How to Deal With a Junior Engineer Who Is Resolute on Rewriting the Code
12 January, 2021
It is not uncommon for less experienced engineers to rush on proposing to rewrite the code. As a manager, you will have to put a significant effort into explaining to them the benefits of reusing the existing code and the dangers of rebuilding it from scratch. Whether it is caused by naïveté, the imperative to prove oneself or sheer indolence to understand the old code, managers often face a difficult challenge trying to convince these engineers of rethinking/not rewriting code.
My initial efforts to convince junior engineers to drop their plans was to make them aware of the broader picture. I would often instruct them to learn more about why the code was done the way it was and put themselves into the shoes of an engineer who was writing that code. If the original engineer was still around, then I'd suggest they go and chat with the junior engineer (s). If that's not a possibility then I would have them read documentation to understand why the code was built that way. I would also have them sit with Product and understand where that piece of code would fit into the larger picture of what we are building. They should understand the iterations and fluidity of the process and how the code would fit into that. I would have them figure that all out by themselves because they need to understand the “why” for themselves.
Oftentimes, their intention to do the rewrite stems from the different coding styles they acquired at their previous job. In that case, I would have them carefully read through past product requirements or engineering guidelines. Engineering guidelines should describe the company’s coding style in greater detail -- what and how to code -- and why this is relevant and how it is related to the company’s values and culture.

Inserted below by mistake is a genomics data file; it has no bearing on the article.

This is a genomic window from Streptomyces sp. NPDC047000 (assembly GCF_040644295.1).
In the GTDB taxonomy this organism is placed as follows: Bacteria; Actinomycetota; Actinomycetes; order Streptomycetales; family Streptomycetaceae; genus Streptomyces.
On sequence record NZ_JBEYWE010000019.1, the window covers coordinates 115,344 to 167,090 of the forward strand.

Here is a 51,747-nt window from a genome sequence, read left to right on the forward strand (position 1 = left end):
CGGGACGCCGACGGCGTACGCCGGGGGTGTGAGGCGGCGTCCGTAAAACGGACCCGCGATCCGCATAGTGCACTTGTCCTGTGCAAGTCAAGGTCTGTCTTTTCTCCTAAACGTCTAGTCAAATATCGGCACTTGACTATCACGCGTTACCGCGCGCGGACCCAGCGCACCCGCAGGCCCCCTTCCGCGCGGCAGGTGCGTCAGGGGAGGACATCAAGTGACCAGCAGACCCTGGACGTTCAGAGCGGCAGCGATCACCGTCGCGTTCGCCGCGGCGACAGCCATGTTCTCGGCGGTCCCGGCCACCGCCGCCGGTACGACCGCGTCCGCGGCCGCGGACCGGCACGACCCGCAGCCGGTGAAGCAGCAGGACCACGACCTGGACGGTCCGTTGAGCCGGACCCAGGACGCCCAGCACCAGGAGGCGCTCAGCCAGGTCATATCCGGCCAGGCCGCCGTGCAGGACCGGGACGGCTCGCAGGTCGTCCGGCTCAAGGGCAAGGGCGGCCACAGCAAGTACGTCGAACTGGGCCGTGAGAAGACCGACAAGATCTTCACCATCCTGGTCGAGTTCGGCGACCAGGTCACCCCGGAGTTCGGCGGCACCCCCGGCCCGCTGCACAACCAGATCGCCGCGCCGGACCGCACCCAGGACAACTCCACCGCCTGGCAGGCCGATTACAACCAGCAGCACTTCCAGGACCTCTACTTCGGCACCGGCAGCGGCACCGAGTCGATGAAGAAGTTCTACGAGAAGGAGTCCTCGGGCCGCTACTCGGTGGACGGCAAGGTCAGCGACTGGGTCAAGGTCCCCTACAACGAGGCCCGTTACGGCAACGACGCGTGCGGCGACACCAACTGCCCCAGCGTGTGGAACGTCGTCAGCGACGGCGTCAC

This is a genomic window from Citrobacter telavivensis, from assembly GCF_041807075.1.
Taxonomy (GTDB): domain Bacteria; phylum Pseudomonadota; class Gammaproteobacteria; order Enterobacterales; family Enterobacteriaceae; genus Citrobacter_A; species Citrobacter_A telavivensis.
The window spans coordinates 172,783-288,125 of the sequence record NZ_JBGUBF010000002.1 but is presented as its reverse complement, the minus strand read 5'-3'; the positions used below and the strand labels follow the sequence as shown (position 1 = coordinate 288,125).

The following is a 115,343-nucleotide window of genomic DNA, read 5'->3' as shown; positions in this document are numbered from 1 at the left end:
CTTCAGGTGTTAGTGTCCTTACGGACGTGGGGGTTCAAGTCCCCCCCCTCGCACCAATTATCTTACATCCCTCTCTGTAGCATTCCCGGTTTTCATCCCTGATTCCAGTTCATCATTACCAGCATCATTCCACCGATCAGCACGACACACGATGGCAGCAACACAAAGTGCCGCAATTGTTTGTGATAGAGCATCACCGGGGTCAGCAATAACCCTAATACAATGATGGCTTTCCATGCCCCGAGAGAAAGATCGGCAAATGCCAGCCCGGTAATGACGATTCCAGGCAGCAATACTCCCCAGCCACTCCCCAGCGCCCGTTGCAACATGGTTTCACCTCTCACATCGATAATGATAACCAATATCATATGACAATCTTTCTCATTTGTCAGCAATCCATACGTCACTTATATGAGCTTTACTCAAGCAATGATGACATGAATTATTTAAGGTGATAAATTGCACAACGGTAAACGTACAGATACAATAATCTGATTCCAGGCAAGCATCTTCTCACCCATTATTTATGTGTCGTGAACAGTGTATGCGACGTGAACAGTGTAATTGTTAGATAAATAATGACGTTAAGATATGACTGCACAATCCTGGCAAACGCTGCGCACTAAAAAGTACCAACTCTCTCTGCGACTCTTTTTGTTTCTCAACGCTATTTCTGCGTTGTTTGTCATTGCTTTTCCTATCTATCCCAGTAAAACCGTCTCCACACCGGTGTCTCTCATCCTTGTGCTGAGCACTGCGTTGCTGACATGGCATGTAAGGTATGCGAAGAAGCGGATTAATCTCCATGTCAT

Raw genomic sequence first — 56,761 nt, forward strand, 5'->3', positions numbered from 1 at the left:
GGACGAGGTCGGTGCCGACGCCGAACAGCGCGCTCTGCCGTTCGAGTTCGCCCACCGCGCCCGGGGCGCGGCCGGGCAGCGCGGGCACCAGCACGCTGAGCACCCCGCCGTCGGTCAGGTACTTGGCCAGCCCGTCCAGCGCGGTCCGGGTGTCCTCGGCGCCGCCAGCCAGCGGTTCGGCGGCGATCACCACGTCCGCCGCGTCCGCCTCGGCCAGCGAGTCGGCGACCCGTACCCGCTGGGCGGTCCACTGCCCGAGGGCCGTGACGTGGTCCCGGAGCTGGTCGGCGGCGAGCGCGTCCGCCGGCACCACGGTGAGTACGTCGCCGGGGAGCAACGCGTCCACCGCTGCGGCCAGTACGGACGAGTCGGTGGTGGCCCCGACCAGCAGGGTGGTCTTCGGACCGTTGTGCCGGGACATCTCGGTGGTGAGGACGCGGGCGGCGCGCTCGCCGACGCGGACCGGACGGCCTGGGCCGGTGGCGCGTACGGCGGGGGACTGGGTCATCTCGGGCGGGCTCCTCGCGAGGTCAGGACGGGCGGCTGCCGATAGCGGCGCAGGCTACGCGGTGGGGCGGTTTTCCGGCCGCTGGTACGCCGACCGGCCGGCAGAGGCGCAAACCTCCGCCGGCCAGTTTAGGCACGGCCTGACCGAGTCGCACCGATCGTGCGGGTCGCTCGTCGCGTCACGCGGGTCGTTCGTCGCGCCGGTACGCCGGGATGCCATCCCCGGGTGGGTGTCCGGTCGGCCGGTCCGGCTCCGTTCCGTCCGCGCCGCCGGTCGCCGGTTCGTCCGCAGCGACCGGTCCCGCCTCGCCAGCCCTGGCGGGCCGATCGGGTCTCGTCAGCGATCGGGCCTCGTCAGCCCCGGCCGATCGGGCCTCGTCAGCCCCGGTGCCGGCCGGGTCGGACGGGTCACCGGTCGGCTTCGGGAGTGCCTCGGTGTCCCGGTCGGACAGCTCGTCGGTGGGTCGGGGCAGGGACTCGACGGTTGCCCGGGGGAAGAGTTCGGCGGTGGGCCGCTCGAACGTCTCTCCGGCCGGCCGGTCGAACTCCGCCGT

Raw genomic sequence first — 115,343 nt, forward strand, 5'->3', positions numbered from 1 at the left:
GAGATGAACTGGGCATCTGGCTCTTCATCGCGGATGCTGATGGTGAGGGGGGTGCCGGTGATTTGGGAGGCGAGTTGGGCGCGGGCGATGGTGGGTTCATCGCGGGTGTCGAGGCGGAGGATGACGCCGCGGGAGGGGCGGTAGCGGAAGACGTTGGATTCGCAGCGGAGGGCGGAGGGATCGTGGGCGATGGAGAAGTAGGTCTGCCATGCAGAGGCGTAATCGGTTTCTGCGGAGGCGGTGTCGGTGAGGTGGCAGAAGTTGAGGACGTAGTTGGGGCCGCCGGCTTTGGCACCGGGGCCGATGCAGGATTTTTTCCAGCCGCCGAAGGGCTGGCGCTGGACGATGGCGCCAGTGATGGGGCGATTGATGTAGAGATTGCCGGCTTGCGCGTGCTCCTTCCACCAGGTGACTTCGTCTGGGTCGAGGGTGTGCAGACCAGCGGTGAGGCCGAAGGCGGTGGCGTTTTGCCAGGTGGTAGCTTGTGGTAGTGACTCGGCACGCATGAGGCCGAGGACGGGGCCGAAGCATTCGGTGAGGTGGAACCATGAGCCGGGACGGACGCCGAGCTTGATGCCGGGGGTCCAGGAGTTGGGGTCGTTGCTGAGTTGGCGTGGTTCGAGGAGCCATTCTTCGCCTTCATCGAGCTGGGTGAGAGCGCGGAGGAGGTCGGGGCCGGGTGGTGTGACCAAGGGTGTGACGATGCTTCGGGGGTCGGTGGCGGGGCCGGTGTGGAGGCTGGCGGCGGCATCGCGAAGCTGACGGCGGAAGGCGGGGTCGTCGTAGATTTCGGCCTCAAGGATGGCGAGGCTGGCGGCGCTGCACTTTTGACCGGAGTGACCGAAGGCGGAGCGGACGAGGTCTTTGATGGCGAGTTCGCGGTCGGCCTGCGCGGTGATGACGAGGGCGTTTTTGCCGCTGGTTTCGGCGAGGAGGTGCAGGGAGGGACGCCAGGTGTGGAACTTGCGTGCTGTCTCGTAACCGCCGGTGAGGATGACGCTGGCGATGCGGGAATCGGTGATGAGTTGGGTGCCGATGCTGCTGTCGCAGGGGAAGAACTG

Also, I would have them be aware of the time it would take to do the rewrite. A common argument to support the rewrite is that it would make things faster. However, I would provide a more comprehensive understanding of time and resources. I would have them look at the sprint and all the tasks they would have to complete on top of doing the rewrite. Failing to do so would cause a more severe slow down as they wouldn’t be able to finish their sprint.
Finally, if none of my efforts to convince them would be successful, I would simply say no. I have never had to go that far, but even hypothetically, that sounds better than succumbing to wasting time and resources on something that isn’t “broken”.
- Be aware that junior engineers will often propose the rewrite as a silver bullet solution. While this may sound unreasonable from a manager’s perspective, managers should remember that they were once junior engineers and they themselves have proposed rewrites with the same enthusiasm. Put yourself in their shoes and be more sympathetic but also be clear and strong in your arguments. They don’t have bad intentions; they are proposing it because they are naive and don’t know better. As a matter of fact, your job is to coach them to know better.
- Less experienced engineers often don’t understand the limited range of their vantage point. They are looking into a tiny sliver of the whole without realizing it. You should help them understand that their view on things often constitutes a limited portion of the whole picture and any actions without a prior effort to grasp the broader perspective would be shortsighted and even detrimental.
- If they break the code -- which frequently happens -- they would then have to fix it. If they do the rewrite, they would also be responsible for that code and not everyone is willing to take that responsibility. That can deter some people from doing it. Also, if they build it by themselves, they will have to maintain it afterward.
- Be patient. This is a hard lesson to learn. Wanting to rewrite code is a deeply embedded engineering instinct that engineers need to learn to overcome and some won’t be able to learn it even as senior engineers.
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